History: Perched along the northeastern coast of Queensland, Australia sits the city of Bundaberg. The name itself is hard not to say in an Aussie accent. It’s ok, we’ll pause so you can do it. You good now? Right, then. But you might know the name from arguably its greatest export, Bunderberg Brewed Drinks. The company, founded in 1960 and named after the city, is most famous for its ginger beer. Today, the company brews around 12 different flavors at a time with new ideas for sodas always being kicked around. Bundaberg ships its sodas across 46 different counties. Most of their flavors can be found around the world, though Australia and New Zealand are probably the only places you can be guaranteed to find the entire collection. For example, you won’t find Creaming Soda or Pineapple and Coconut in America. And let me tell you, we were given some of the latter just to sample and not review… and it is delightful. I may not have a girlfriend, but I do get sent rare sodas from time to time. I digress. I also mentioned that Bundaberg “brews” its sodas. This word is very important because it really is the best way to describe how their beverages are produced. Ashleigh Gray, Bundaberg’s Brand Manager, says “We pour our heart and soul into every brewed drink.” And I know that warms your heart, but the most important ingredients are actually yeast and fruit. Using yeast to ferment the fruit allows Bundaberg “to extract real flavor,” giving the sodas their signature, authentic fruity taste. According to Gray, the process can take “up to seven days.” Trust me, for a soda, that is intense. The company branched out from ginger beer in 2010, introducing its sparkling line that included pink grapefruit, guava, and blood orange. Even though it can be a divisive fruit, we’ve always felt like grapefruit could really translate to soda if the bottler could actually pull out the real essence of the fruit. Bundaberg’s Peach Soda does exactly that, so it was time to see how they tackled something a little more challenging to a wider audience’s palate. When we asked how the company designed the soda’s flavor profile, we were given an encouraging answer. Gray told us that “the grapefruit juice and the locally sourced sugarcane used in our beverages means that we don’t need to design the taste of our beverages, the taste comes through the use of real, quality ingredients.” We’re more than convinced our audience deserves to know more about Bundaberg’s Pink Grapefruit soda. Yet, as with any grapefruit soda or new relationship, we’re guarded.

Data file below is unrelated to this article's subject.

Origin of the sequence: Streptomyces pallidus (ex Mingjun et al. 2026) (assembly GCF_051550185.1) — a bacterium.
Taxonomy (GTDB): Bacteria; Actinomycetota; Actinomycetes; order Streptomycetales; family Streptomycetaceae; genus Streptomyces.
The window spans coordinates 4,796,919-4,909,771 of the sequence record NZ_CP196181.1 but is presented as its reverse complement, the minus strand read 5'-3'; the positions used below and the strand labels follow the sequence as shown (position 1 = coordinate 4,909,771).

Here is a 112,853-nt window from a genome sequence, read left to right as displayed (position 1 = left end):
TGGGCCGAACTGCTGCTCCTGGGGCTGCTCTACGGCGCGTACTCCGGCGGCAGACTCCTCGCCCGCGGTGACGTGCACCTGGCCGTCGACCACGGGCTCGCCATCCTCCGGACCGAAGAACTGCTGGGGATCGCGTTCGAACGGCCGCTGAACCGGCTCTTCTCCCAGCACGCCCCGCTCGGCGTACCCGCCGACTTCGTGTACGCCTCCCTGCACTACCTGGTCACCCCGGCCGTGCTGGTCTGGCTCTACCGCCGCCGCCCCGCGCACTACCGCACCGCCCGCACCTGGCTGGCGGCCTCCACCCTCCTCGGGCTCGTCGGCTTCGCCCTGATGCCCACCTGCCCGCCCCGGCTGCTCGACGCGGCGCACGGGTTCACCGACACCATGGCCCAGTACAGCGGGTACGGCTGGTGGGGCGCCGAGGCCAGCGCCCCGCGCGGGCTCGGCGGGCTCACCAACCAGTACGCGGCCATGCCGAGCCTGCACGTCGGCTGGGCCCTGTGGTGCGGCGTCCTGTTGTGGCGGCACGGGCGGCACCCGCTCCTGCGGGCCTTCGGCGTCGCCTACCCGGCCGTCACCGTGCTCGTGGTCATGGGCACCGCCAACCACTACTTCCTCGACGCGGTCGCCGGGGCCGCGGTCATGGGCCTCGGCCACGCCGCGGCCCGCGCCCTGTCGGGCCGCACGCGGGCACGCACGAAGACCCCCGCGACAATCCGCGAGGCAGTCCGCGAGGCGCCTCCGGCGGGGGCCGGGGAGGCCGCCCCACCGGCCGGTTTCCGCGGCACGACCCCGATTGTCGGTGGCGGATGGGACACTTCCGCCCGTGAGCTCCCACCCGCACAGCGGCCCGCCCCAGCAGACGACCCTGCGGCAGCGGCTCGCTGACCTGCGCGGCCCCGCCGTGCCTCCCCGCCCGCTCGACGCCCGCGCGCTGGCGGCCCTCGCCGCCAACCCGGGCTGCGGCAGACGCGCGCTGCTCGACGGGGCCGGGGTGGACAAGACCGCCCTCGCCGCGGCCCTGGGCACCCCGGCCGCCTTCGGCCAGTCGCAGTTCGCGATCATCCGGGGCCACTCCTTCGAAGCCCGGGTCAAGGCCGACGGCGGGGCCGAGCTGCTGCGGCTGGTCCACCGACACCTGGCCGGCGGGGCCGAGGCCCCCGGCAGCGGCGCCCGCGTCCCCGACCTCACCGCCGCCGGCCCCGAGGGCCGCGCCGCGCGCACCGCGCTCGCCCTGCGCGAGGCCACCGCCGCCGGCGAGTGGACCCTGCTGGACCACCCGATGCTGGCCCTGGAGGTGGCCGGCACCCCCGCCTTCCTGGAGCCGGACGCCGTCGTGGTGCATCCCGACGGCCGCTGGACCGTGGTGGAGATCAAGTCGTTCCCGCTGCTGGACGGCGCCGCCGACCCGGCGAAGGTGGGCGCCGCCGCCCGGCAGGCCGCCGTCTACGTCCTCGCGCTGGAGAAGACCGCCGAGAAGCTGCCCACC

Where to get: Bundaberg is the largest nonalcoholic craft beverage distributor in Australia and their sodas can be found all over the world. To find your nearest retailer, enter your info in their online product locator. You can also buy it online from Soda Emporium in single bottles or on Amazon in 12-packs.